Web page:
Following the signing of the 2020 Ceasefire Agreement, one of the main strides achieved in Libya was the determination of a timeline for general elections, which were scheduled to take place on 24 December 2021. A major precondition for the successful organisation of the elections was the completion of the constitutional framework and electoral laws well ahead of the agreed timeline. It is also to be recalled that at its 997th ministerial session, the PSC welcomed the agreement reached to organise the national elections and requested the AU Commission to deploy AU election observation mission to Libya. However, due to the growing disagreement over legal procedures and the delay in the finalization of list of candidates, the general elections were postponed to 2022. With the new proposed date of 24 January becoming untenable to hold elections, after consultations with presidential hopefuls the Special Envoy of the UN Secretary General told reporters that it is very reasonable and possible for Libyans to cast their votes in June 2022.

Chad’s legislative elections, originally scheduled for 13 December 2020 and later postponed for 24 October 2021, were also indefinitely postponed.

Together with the delayed elections in Libya and Somalia, some fourteen AU member states are scheduled to hold presidential and/or parliamentary elections during 2022. Apart from Libya and Somalia, others that also face uncertainties about the timing of elections include Mali and Guinea. Mali’s general elections, which were scheduled for 27 February 2022, may experience delays as the transitional government has recently announced a new electoral roadmap. Given the challenging political and security context, Mali’s transition through the conduct of peaceful and democratic elections will benefit from the AU’s close follow up and timely support including through high-level engagement with relevant Malian stakeholders.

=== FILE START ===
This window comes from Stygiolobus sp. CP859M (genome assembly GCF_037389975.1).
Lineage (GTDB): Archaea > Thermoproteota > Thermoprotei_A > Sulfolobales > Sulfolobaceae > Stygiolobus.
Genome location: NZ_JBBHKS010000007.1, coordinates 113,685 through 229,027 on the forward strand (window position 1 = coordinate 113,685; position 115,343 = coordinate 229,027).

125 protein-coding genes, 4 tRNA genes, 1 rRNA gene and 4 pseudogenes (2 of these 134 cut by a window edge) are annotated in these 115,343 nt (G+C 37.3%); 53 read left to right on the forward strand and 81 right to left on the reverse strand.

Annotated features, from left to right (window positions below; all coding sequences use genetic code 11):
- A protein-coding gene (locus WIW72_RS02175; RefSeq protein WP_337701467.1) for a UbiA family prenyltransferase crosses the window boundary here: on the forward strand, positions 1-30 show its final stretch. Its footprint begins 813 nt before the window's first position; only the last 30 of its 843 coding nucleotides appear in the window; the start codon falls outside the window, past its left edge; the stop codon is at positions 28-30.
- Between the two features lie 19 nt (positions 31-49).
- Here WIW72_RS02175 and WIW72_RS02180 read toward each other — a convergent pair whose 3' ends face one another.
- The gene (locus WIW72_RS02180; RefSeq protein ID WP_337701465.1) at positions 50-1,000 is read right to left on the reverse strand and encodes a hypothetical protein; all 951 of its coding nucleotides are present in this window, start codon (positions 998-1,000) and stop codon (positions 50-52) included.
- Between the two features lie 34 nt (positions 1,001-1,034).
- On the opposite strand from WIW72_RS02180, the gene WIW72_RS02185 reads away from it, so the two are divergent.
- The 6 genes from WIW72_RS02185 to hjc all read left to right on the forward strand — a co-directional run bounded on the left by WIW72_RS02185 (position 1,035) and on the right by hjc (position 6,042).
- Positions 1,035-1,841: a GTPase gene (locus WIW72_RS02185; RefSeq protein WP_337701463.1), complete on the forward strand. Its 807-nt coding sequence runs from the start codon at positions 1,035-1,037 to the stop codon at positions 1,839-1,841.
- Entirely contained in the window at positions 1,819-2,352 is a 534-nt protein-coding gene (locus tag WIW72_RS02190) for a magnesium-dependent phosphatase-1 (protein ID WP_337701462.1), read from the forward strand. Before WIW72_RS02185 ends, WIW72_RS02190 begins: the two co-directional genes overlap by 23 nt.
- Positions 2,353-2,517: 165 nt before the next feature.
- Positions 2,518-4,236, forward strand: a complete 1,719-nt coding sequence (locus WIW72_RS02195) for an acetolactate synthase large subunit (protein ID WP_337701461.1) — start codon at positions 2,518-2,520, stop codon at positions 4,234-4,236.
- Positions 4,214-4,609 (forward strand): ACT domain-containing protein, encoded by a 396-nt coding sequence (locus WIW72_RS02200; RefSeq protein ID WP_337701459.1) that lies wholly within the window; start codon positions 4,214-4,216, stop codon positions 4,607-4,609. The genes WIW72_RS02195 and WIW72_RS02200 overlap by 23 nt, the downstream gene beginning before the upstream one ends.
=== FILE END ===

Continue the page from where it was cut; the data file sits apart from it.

In line with the 6 months’ timetable established by the regional body Economic Community of West African States (ECOWAS) following Guinea’s military coup of 5 September 2021, Guinea is also expected to conduct general elections in March 2022. While Guinea’s transitional government has finalised the formation of the National Transitional Council (CNT) – the body that determines the electoral calendar, the transitional authorities have already indicated more time may be required for constitutional review and institutional reforms, which makes it unlikely for the elections to be held within the timeline established by ECOWAS.

Some of the other expected elections upcoming in 2022 include the Gambia’s legislative elections which are scheduled to take place in the first half of the year as well as Kenya’s and Angola’s general elections planned for the second half of 2022. As in the past, Kenya’s election is expected to attract particular interest, including in terms of requiring diplomatic measures to ensure that the elections are free from violence and conditions for the acceptance of the outcome of elections by candidates are created.